7 Things Your Bank May Do to Help You Right Now

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The Coronavirus pandemic has caused irrefutable risk to the health and safety of hundreds of millions of people around the world, but the economic devastation is just getting started.

With stay-at-home orders pausing most travel and foot traffic, mass layoffs and an astronomical jump in unemployment, and small businesses going under left and right, the impact may be felt the worst in the average U.S household when it comes time to balance their budget.

 

But there is help.

From the federal government’s economic stimulus plan to relief for small business owners, measures are in place to keep the U.S. economy afloat until the pandemic’s curve flattens and we can all get back to work.

Some banks are offering relief, too.

So, if you’re sitting down at your computer or kitchen table and ready to pay your mortgage, credit cards, auto loan, or banking fees this month, it’s important to know what they’re doing to assist their customers.

Of course, the situation is fluid and things change daily, so the best thing you can do is just call your bank and talk with them about the items on this list – something you definitely should do before you miss any payments.

There are also plenty of scams and hackers out there, so be very careful with your sensitive financial information or who you listen to.

That being said, the encouraging thing is that your bank may be working to help you with these measures:

 

  1. Suspend foreclosures (and some rental payments or evictions)

Looking to quickly stave off a housing crash with a wave of foreclosures like in 2008, some banks announced that they’re suspending all foreclosures for a certain amount of time, piggybacking on foreclosure, eviction, and rent relief bills instituted on a state-by-state level.

So far, Bank of America (60 days), Wells Fargo, and a host of smaller banks are suspending foreclosures.

 

  1. Waive ATM fees

Last year, banks made record profits off of ATM fees – for the 15th year in a row. In fact, the average withdraw fee is now $4.72, which adds up to some serious cash out of our pockets.

But with Covid-19 now devastating so many Americans financially, several big banks have started to waive ATM fees – or, at least refund them.

Wells Fargo, TD Bank, and BBVA have waived all ATM fees for customers, and other banks are soon to follow suit.

Ask your bank if they are willing to waive ATM fees. If they don’t, consider switching to a bank like USAA, Ally Bank, or Charles Schwab Bank which always reimburse ATM fees.

 

  1. Defer our mortgage payments

Urged by the federal government to immediately give mortgage relief to borrowers, many banks have already announced help in the form of deferring payments. However, how that looks from one bank and servicer to the next can be totally different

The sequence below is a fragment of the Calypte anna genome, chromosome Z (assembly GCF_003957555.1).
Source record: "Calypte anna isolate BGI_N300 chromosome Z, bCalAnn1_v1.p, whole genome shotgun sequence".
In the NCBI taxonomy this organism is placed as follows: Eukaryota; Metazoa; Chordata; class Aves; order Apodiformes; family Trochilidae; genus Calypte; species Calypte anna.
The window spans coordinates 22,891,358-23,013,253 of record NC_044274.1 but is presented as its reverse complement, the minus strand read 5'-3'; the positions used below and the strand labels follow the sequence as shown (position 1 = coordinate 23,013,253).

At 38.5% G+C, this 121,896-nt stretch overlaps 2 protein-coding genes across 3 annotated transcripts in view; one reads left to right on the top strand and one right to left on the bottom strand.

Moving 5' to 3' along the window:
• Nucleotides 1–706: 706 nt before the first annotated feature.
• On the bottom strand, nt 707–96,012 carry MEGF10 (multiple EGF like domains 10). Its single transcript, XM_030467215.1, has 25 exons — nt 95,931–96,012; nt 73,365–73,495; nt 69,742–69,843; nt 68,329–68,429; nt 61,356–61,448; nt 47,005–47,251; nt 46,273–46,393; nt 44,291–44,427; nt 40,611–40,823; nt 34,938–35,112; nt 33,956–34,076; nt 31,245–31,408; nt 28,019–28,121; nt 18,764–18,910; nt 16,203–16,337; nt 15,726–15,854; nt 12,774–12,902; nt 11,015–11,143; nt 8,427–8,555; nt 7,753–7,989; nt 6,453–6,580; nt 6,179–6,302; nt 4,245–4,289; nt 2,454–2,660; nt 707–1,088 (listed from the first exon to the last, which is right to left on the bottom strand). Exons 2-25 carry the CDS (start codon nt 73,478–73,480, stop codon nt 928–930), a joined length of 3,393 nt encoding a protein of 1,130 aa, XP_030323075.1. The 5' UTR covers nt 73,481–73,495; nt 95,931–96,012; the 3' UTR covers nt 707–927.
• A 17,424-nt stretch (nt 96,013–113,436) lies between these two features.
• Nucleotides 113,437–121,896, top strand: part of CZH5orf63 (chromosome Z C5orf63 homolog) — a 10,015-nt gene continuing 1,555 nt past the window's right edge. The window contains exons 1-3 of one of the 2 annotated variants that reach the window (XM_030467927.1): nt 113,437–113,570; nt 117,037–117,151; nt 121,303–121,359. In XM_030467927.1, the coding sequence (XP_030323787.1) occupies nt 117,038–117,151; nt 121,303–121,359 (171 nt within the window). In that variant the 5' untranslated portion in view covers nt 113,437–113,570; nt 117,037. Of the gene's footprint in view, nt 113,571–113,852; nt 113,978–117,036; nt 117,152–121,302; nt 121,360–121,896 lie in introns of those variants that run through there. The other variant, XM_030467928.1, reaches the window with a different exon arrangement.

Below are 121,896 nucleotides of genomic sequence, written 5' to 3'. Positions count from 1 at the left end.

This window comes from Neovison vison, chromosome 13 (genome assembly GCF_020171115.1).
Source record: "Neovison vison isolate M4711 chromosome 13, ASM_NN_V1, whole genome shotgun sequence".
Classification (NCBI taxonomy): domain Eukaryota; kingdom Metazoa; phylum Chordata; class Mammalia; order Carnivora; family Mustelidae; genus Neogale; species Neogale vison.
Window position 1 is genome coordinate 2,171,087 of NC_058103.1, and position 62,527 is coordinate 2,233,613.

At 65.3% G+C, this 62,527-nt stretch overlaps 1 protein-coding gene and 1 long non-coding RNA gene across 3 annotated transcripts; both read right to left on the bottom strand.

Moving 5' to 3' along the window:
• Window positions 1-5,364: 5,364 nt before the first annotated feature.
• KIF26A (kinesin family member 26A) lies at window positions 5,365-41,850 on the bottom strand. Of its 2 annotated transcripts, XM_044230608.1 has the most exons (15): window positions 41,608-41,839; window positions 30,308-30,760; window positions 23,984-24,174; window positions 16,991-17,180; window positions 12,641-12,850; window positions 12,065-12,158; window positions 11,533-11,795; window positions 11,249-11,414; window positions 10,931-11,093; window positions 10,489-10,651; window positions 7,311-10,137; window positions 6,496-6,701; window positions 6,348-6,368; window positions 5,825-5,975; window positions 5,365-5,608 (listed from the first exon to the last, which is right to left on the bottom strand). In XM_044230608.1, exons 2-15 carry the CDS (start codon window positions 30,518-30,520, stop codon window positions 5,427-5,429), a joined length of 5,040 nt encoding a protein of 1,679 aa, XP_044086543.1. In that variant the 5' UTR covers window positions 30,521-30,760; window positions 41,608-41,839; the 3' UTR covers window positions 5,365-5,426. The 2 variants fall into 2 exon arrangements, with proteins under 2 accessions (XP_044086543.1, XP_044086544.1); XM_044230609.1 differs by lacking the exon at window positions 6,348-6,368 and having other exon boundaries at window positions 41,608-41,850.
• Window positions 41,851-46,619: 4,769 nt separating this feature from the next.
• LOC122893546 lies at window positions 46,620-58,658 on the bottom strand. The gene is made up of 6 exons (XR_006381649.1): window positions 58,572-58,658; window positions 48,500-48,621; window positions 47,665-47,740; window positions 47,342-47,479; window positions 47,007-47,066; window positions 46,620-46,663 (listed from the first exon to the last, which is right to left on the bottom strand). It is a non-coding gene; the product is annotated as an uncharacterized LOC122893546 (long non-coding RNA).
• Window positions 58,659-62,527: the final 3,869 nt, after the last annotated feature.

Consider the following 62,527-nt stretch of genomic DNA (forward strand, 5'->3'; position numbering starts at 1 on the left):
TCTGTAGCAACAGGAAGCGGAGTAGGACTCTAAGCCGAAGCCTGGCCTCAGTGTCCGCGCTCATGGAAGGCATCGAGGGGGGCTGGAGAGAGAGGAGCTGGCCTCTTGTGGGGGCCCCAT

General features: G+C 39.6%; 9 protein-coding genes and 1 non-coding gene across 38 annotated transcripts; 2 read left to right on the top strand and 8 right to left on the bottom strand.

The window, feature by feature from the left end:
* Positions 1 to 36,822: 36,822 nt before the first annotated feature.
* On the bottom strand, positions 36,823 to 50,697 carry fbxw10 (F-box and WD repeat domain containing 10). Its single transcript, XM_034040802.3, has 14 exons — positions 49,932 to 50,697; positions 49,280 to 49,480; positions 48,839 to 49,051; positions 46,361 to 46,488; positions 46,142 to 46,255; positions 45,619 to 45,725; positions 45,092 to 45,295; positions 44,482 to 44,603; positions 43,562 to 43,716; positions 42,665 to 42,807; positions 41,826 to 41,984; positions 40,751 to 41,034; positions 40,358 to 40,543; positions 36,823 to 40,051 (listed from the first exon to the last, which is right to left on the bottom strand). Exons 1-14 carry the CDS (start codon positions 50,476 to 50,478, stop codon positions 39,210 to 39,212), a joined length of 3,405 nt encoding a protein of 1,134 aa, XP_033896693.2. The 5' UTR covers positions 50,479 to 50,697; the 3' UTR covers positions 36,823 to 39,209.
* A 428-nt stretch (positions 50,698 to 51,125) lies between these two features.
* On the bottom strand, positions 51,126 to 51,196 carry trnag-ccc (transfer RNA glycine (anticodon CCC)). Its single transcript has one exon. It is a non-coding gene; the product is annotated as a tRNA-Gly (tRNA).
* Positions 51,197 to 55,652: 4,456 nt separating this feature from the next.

Some of those include Ally Bank (120-day deferment), BBVA, KeyBank, and PNC. But aside from just payment relief, some banks are only offering a forbearance as of now, Trist, US Bank, Fifth Third Bank and a lot of servicing companies. Some of those may come with balloon payments after that forbearance period, so do your homework, ask lots of questions, and get it all in writing!

 

  1. Defer auto loan payments

Some banks are allowing their customers to defer their auto loan payments for a certain period, like 90 or 120 days. Most are waving all interest and penalties during that time, and the unpaid balance is usually just put on the end of the loan balance, making it easy for the borrower to get back on track.

So far, participating banks include Ally Bank (120 days), Bank of America, Chase, KeyBank, TD Bank, and more.

 

  1. Waive early withdraw fees for CDs (Certificates of Deposit)

CDs are stable investments but come with a period where your money is “locked in” and can’t be withdrawn without paying a significant penalty. But some banks are already allowing people to cash out their CDs before the 12 months, 5 years, etc. without paying the early withdraw fees that are in the fine print.

Banks like Citi, BBVA, KeyBank, and TD Bank have been understanding that people need to get their hands on cash any way possible right now, including CDs.

 

  1. Pause credit card payments

On most household budgets, the mortgage or rent is the largest line item when it comes to debt, followed by student loans (deferred) and auto loans (deferred). But next comes the credit card payments, which can really add up. However, with such a dire shortage of cash for most families going forward in this economic crisis, most people could see their payments rise and defaults or bankruptcy on the horizon.

Thankfully, banks like Bank of America, Wells Fargo, PNC, Citi, BBVA, and others have already announced credit card payment deferrals.

 

  1. Waive overdraft fees

Overdraft fees – or other various fees for nonsufficient funds – brought in $24 billion for banks last year, with the average fee around $34 for a bounced check. Thankfully, many banks are easing up on the rules for overdrafts during this troubled time, including Ally Bank, Bank of America, TD Banks, and more.

 

Bonus:

If you’re a small business owner, self-employed, or an entrepreneur, check with your bank if they’re helping customers apply for the Payment Protection Plan (PPP) or Economic Disaster Injury Loan (EIDL) that are part of the CARES Act stimulus plan!

And if you have any questions about your credit score or need to give it a boost, please contact Blue Water Credit any time!

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